In a way, the giving of material things is the easiest form of giving to practice, although for some people this is quite difficult. "I have nothing to give, or I can’t afford to give, " people sometimes say to me. "It’s because, you are stingy." I tell them. "Practice generosity with body, speech and mind." Start with something small. A small gift is not at all small. The young woman Sujata saw a starving man and gave him a small bowl of milk. She did not know that this man was Shakyamuni, or that her gift would lead to his enlightenment. This is the spirit of true giving, that our giving may lead another to awakening.

When we look closely at life, we see that giving is always present. Maezumi Roshi would often say, "My life is made possible because of your life. I really mean it." All of our lives are possible because of each other’s life. People often say how difficult it is to receive from others. In fact, we should really see how every moment of our life is nothing but receiving. The other shore of the receiver is right here, now, as giver. And what is being given and received? Life! No matter what the gift, it is simply our life.

The giving of the Dharma is to live the mind of compassion. In order to give it, we must have it. We can cultivate our compassion by touching what Trungpa Rinpoche called our "soft spot." For most of us, this is the spot we expend our energy protecting. Masking our soft spot is problematic because it is this wound that is an opening for the seeds of compassion to take root. Giving the Dharma means that genuine human interaction is possible because we ourselves engage in the possibility of our own awakening and commit to the awakening of others.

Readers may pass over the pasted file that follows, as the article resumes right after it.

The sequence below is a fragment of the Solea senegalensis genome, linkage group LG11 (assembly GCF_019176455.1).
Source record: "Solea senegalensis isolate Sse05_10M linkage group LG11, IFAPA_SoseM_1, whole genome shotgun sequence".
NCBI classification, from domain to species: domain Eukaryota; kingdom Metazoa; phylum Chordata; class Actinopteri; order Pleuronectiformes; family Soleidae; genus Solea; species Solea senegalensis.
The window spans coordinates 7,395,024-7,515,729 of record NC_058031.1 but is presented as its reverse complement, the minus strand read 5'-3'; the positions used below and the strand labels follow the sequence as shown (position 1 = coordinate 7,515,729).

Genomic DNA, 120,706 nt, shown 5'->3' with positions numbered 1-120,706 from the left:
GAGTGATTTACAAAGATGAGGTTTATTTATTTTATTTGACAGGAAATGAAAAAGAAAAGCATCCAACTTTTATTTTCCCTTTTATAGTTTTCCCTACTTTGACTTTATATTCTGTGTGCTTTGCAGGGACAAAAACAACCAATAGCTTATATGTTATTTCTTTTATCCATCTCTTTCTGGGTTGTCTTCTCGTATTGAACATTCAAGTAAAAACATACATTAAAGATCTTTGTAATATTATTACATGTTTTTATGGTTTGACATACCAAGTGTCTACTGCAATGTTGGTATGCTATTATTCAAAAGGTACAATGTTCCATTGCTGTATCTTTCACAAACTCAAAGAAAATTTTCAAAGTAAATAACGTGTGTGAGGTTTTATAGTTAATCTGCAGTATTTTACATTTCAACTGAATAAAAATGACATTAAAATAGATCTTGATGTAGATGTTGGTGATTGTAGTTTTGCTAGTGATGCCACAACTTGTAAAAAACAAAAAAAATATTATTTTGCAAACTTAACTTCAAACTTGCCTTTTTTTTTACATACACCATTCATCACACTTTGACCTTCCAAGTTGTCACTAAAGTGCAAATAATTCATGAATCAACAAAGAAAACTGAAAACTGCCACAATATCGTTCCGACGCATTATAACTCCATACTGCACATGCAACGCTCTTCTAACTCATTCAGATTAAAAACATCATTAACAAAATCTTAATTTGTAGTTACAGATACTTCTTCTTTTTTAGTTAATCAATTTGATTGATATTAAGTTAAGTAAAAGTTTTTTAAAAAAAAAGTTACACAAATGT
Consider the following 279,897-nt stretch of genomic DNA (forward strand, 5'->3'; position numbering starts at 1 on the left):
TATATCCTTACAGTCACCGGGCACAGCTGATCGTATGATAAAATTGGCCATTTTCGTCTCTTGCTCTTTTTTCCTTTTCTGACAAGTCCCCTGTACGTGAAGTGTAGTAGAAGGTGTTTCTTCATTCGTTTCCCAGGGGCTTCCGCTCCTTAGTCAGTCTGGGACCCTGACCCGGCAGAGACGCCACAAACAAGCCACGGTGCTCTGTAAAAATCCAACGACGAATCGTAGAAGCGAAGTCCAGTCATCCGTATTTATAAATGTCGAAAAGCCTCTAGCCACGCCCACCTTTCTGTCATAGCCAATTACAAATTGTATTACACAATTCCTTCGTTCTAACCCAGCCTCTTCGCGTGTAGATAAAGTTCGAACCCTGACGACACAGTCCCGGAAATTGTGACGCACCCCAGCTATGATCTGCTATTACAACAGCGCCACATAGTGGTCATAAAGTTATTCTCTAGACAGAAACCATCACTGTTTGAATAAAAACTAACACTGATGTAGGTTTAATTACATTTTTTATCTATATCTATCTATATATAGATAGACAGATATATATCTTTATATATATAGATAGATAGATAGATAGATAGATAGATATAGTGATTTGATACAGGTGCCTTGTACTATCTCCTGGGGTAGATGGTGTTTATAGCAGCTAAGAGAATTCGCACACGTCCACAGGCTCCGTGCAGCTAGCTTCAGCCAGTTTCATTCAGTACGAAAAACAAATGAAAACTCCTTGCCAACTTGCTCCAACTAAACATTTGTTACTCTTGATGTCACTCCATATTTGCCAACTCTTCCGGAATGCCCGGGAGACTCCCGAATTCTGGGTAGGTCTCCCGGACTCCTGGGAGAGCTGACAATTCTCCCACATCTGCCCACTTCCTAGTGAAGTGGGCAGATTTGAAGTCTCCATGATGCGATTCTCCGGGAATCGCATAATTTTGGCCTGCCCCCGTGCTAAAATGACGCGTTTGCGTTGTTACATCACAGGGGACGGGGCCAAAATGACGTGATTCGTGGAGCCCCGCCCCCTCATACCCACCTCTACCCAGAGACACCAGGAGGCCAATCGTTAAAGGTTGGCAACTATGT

The third kind of giving is the giving of no-fear. This is knowing that our life as we are living it now is a door to liberation. How can we help each other see that the very situation we are in is workable, an open space? I remember many years ago when Maezumi Roshi asked one of our members, a person skilled in sewing, to mend an old rakusu given to him by his revered teacher, Yasutani Roshi. When the expert mending was done, she pressed the rakusu and unfortunately burned a hole in it. Upset and crying, she showed the rakusu to Roshi. We all gasped. But he gave no fear by simply putting his arm around her saying, "It’s all right. There’s nothing to be upset about."

There are so many things to say about giving: who to give to, what to give, how much to give, when to give. What comes to mind is a visit I made years ago to Spencer Abbey in Massachusetts where the Trappist monk Father Theophane gave a brief talk to his visitors. "What do you give," he asked, looking at us with his piercing and blazing eyes, "when you have nothing to give?" Oh, how I puzzled over that question. Still today it is alive for me. What do we give when there is nothing to give? This, I suspect, is the unsurpassable gift of dana paramita.